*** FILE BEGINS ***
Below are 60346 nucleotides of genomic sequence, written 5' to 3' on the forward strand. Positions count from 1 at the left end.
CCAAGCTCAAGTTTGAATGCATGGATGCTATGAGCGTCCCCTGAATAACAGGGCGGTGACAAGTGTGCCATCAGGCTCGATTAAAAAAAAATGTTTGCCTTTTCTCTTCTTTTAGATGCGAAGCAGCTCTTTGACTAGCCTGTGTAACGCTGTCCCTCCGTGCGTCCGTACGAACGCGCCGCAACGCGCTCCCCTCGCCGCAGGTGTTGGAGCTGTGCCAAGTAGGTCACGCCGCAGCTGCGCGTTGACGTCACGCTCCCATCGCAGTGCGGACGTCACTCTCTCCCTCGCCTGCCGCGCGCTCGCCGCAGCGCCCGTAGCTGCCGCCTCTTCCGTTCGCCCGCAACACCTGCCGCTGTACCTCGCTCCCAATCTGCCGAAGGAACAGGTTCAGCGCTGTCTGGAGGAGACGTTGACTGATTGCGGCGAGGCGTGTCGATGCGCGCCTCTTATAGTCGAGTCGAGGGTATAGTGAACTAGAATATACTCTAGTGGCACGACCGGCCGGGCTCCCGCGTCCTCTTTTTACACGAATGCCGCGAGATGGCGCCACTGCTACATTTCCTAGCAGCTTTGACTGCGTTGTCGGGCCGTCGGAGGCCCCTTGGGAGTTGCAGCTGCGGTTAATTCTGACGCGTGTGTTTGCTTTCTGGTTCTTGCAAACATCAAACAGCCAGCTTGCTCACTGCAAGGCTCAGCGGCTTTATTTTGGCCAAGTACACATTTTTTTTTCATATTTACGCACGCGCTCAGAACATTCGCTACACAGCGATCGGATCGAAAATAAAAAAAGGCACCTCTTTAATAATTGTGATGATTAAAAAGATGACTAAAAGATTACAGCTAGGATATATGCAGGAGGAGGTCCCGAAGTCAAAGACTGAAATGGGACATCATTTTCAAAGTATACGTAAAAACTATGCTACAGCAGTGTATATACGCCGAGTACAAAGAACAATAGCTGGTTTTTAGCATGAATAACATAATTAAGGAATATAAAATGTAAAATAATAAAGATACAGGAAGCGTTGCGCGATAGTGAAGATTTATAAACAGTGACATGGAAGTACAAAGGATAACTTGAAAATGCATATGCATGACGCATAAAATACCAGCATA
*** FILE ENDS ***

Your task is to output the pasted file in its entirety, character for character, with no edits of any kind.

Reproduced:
Below are 60346 nucleotides of genomic sequence, written 5' to 3' on the forward strand. Positions count from 1 at the left end.
CCAAGCTCAAGTTTGAATGCATGGATGCTATGAGCGTCCCCTGAATAACAGGGCGGTGACAAGTGTGCCATCAGGCTCGATTAAAAAAAAATGTTTGCCTTTTCTCTTCTTTTAGATGCGAAGCAGCTCTTTGACTAGCCTGTGTAACGCTGTCCCTCCGTGCGTCCGTACGAACGCGCCGCAACGCGCTCCCCTCGCCGCAGGTGTTGGAGCTGTGCCAAGTAGGTCACGCCGCAGCTGCGCGTTGACGTCACGCTCCCATCGCAGTGCGGACGTCACTCTCTCCCTCGCCTGCCGCGCGCTCGCCGCAGCGCCCGTAGCTGCCGCCTCTTCCGTTCGCCCGCAACACCTGCCGCTGTACCTCGCTCCCAATCTGCCGAAGGAACAGGTTCAGCGCTGTCTGGAGGAGACGTTGACTGATTGCGGCGAGGCGTGTCGATGCGCGCCTCTTATAGTCGAGTCGAGGGTATAGTGAACTAGAATATACTCTAGTGGCACGACCGGCCGGGCTCCCGCGTCCTCTTTTTACACGAATGCCGCGAGATGGCGCCACTGCTACATTTCCTAGCAGCTTTGACTGCGTTGTCGGGCCGTCGGAGGCCCCTTGGGAGTTGCAGCTGCGGTTAATTCTGACGCGTGTGTTTGCTTTCTGGTTCTTGCAAACATCAAACAGCCAGCTTGCTCACTGCAAGGCTCAGCGGCTTTATTTTGGCCAAGTACACATTTTTTTTTCATATTTACGCACGCGCTCAGAACATTCGCTACACAGCGATCGGATCGAAAATAAAAAAAGGCACCTCTTTAATAATTGTGATGATTAAAAAGATGACTAAAAGATTACAGCTAGGATATATGCAGGAGGAGGTCCCGAAGTCAAAGACTGAAATGGGACATCATTTTCAAAGTATACGTAAAAACTATGCTACAGCAGTGTATATACGCCGAGTACAAAGAACAATAGCTGGTTTTTAGCATGAATAACATAATTAAGGAATATAAAATGTAAAATAATAAAGATACAGGAAGCGTTGCGCGATAGTGAAGATTTATAAACAGTGACATGGAAGTACAAAGGATAACTTGAAAATGCATATGCATGACGCATAAAATACCAGCATA